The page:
China’s three-child policy is not too little, too late, but a call to action
- The announcement of the policy reflects an awareness of the seriousness of the problem
- Addressing it comprehensively will require reforming the social security system, tackling soaring housing prices and improving access to basic public services
As population is a vitally important “long-term variable” in socioeconomic development, once such trends are established, they are extremely difficult to reverse. On the heels of the census came the new policy announcement on couples being allowed to have three children, as if underscoring the urgent need to take action.
China 2020 census records slowest population growth in decades
The ageing population merely confirms prevailing perceptions. Both before and after the results, the public paid close attention to whether China had reached its population peak. Although the data gave no hint that population growth had peaked, it is only a matter of time.
Workers unhappy about China’s plan to change decades-old retirement age rules
To cope with the ageing population, reform of the social security system must speed up to establish a fair and sustainable multilevel system covering the entire population. There is no short cut to that. Regrettably, many related issues have long been debated, but little has been achieved.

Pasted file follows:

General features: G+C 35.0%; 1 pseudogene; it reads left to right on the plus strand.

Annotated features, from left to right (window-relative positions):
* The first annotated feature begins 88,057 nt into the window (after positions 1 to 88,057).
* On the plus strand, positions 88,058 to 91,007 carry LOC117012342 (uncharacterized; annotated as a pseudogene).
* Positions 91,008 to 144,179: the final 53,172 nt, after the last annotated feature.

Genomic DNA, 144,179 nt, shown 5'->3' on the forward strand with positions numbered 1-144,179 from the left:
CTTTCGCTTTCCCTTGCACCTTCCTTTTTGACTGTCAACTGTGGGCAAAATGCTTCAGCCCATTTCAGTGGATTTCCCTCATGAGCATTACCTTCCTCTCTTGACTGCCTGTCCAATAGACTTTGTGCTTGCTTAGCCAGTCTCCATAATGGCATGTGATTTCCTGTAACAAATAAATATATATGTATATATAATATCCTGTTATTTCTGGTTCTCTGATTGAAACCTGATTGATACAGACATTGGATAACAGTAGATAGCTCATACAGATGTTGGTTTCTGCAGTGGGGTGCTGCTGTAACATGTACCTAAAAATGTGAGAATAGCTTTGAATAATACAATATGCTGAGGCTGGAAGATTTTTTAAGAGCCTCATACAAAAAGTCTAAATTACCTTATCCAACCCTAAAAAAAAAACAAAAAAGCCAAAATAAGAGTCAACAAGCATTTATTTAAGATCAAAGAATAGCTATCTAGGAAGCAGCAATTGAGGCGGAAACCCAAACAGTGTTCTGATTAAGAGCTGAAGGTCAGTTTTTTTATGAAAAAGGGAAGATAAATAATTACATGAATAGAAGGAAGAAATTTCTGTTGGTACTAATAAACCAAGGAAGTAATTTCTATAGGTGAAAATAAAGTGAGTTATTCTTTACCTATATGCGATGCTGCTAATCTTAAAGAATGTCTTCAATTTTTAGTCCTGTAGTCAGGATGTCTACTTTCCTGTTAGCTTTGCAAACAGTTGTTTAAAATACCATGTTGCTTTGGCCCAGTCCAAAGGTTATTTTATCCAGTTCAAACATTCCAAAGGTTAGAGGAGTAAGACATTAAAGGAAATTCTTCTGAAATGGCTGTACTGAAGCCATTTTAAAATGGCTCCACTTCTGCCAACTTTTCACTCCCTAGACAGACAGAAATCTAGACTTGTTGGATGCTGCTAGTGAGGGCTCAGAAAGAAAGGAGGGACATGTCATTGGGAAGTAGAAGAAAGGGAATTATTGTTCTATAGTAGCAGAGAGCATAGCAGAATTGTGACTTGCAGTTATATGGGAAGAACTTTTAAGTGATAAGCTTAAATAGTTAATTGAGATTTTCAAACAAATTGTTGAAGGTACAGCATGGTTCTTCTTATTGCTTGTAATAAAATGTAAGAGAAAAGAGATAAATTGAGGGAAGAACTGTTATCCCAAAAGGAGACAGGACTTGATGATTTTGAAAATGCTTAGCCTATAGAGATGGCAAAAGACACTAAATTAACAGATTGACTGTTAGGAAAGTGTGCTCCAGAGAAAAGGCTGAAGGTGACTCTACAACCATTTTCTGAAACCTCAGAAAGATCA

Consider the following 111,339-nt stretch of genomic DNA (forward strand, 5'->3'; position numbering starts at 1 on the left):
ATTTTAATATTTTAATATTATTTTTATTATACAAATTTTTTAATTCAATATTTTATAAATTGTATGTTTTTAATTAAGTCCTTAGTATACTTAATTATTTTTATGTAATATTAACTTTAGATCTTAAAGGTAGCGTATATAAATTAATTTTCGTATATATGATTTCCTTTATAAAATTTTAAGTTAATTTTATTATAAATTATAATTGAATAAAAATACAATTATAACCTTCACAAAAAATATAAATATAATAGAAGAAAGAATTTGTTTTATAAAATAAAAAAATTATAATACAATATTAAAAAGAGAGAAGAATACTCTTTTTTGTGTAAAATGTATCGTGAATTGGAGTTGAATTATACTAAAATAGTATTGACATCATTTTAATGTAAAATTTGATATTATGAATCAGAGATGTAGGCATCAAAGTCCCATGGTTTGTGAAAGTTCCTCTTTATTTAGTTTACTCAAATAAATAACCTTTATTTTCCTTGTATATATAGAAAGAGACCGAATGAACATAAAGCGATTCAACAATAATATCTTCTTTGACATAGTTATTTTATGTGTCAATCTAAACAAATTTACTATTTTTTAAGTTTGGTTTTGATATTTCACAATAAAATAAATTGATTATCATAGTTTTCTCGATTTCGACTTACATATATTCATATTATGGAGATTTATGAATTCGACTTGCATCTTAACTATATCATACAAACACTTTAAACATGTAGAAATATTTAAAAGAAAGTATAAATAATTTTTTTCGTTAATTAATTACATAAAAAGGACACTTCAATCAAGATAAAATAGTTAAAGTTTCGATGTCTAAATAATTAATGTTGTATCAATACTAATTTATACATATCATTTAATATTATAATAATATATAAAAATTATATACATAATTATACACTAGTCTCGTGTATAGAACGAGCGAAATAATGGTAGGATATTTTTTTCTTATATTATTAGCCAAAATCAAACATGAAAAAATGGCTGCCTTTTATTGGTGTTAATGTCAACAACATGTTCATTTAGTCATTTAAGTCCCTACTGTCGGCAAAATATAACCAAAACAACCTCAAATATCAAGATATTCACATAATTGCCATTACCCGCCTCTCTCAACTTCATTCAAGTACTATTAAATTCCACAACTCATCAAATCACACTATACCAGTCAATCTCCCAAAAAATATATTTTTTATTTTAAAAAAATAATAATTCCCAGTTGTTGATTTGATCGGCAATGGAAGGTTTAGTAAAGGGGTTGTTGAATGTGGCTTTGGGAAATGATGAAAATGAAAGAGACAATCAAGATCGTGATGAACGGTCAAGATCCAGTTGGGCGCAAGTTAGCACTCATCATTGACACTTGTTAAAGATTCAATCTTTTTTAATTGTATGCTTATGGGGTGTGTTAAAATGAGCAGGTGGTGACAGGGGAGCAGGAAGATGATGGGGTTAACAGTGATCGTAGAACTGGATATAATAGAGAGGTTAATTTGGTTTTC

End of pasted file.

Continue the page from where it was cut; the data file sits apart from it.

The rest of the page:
By 2011, China had rolled out its “selective two-child policy” for parents who are both from single-child families and it later scrapped the single-child requirement in favour of a “universal two-child policy”. But the results fell far short of what officials had expected.
It’s time to admit that the thinking on the population issue, conditioned by the planned economy, is problematic. Around the time the “universal two-child policy” was launched, some experts were adamant that China’s population policy had been “correct” all along and there was no need for adjustment. Even today, some people still insist it is impossible that China’s could record negative population growth.
The seventh population census is a wake-up call to force us to reflect on China’s population conundrum deeply and comprehensively. The three-child policy is not “too little” or “too late” to reverse the declining trend. Awareness of the problem is the first step. China must work hard and plan ahead.